The NTFS file system supports many volume and file-level
features that may lead to what appears to be lost or misreported free disk
space. This behavior may be apparent when an NTFS volume suddenly becomes very
full for no reason, and yet an administrator cannot find the cause or locate
the offending folders and files. This sometimes occurs because of malicious or
unauthorized access to an NTFS volume on which very large files or a high
quantity of small files are secretly copied, which then have their NTFS
permissions removed or restricted. This behavior may also occur after a system
malfunction or power outage occurs, causing volume corruption.
article discusses how to check an NTFS file systems disk space allocation to
discover offending files and directories or check for volume corruption. This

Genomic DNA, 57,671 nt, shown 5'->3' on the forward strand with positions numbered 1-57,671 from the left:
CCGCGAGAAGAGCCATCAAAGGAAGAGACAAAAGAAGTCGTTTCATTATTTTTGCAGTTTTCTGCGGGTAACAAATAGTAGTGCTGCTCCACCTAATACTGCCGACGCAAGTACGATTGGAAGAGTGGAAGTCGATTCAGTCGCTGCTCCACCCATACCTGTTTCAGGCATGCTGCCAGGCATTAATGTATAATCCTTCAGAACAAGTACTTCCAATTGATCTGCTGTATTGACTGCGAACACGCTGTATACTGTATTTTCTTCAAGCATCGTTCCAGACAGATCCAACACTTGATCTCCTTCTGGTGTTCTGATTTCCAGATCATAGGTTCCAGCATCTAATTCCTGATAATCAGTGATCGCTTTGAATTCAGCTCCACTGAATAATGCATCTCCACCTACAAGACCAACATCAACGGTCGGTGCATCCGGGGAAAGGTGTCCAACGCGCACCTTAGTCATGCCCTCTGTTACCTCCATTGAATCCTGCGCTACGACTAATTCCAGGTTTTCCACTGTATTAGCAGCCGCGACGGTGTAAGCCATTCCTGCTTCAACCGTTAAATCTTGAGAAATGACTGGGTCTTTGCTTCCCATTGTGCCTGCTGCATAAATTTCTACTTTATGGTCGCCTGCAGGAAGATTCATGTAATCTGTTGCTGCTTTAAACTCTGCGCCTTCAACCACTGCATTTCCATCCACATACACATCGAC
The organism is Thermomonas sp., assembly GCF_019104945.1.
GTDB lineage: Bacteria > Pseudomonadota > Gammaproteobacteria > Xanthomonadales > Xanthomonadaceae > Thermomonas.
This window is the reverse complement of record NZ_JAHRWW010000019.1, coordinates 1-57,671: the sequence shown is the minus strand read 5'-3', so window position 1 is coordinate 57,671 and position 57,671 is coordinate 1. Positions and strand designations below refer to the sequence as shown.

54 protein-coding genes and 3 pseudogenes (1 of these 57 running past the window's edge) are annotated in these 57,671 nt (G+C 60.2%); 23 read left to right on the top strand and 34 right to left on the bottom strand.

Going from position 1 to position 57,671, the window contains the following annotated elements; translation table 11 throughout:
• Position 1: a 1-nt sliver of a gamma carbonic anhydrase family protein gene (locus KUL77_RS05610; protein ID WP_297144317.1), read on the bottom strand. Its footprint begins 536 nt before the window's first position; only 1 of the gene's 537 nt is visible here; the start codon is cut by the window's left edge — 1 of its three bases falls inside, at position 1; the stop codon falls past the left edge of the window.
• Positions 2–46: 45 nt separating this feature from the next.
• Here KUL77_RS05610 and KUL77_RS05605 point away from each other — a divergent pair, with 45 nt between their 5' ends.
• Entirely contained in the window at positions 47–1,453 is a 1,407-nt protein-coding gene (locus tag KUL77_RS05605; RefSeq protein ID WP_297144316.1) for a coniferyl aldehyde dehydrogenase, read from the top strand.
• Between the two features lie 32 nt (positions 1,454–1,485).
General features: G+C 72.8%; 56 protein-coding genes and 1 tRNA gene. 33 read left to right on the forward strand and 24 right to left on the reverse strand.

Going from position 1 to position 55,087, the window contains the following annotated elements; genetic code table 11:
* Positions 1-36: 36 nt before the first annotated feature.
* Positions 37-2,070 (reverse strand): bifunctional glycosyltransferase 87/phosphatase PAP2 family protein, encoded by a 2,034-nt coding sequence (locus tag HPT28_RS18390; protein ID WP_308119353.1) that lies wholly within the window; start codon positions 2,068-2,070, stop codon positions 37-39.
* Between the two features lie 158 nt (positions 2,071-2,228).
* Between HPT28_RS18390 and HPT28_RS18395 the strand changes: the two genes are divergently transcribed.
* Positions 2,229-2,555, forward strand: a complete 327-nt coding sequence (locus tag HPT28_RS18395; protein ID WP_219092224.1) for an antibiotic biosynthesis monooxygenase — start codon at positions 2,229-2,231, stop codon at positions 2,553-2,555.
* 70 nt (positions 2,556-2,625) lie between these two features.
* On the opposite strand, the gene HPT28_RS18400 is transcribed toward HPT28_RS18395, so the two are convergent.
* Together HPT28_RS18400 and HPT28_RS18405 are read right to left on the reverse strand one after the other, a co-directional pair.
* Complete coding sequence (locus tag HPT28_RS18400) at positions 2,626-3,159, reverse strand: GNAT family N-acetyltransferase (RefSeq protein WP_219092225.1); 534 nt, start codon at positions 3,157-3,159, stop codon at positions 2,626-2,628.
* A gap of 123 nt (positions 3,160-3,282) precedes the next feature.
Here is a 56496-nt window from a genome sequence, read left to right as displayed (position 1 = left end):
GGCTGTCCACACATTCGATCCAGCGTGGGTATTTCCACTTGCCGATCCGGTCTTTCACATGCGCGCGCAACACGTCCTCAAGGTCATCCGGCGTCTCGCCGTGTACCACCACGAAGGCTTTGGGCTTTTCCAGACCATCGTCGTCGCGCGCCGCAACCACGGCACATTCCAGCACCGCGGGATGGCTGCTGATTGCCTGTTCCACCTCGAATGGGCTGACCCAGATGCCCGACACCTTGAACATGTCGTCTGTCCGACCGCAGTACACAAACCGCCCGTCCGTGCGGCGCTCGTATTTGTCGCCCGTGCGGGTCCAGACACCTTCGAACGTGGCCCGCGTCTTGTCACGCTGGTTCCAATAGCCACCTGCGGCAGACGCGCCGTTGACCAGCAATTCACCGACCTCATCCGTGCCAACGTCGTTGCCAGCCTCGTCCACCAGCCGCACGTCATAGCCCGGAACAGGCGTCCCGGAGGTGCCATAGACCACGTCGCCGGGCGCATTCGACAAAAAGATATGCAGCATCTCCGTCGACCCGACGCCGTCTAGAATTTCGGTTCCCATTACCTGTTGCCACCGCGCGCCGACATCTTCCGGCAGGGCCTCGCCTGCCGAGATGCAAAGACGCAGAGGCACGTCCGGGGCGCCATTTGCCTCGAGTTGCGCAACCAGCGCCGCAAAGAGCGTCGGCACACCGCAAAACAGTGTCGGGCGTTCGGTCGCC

article is intended for Windows 2000-and-later operating systems that support
some advanced storage features and troubleshooting methods; however Windows NT
users may also find this article useful. The following is a short list of
reasons why the disk space allocation of an NTFS volume may appear to be
- The NTFS volume's cluster size is too large for the
average-sized files being stored.
- File attributes or NTFS permissions prevent files or
folders from being displayed or accessed by Windows Explorer or from a Windows
- The folder path exceeds 255 characters.
- Directories or files contain invalid or reserved file
- NTFS metafiles (such as the Master File Table) have grown
and cannot be de-allocated.
- Files or folders contain alternate data streams.
- NTFS File system corruption causes free space to be
reported as being in use.
- Other NTFS features may cause file-allocation
Please use the following information to help optimize,
repair, or gain a better understanding of how disk space is used on your NTFS
volume or volumes.
Cluster size is too large
Disk space can be consumed only by files and directories that
include internal NTFS metafiles like the Master File Table (MFT), directory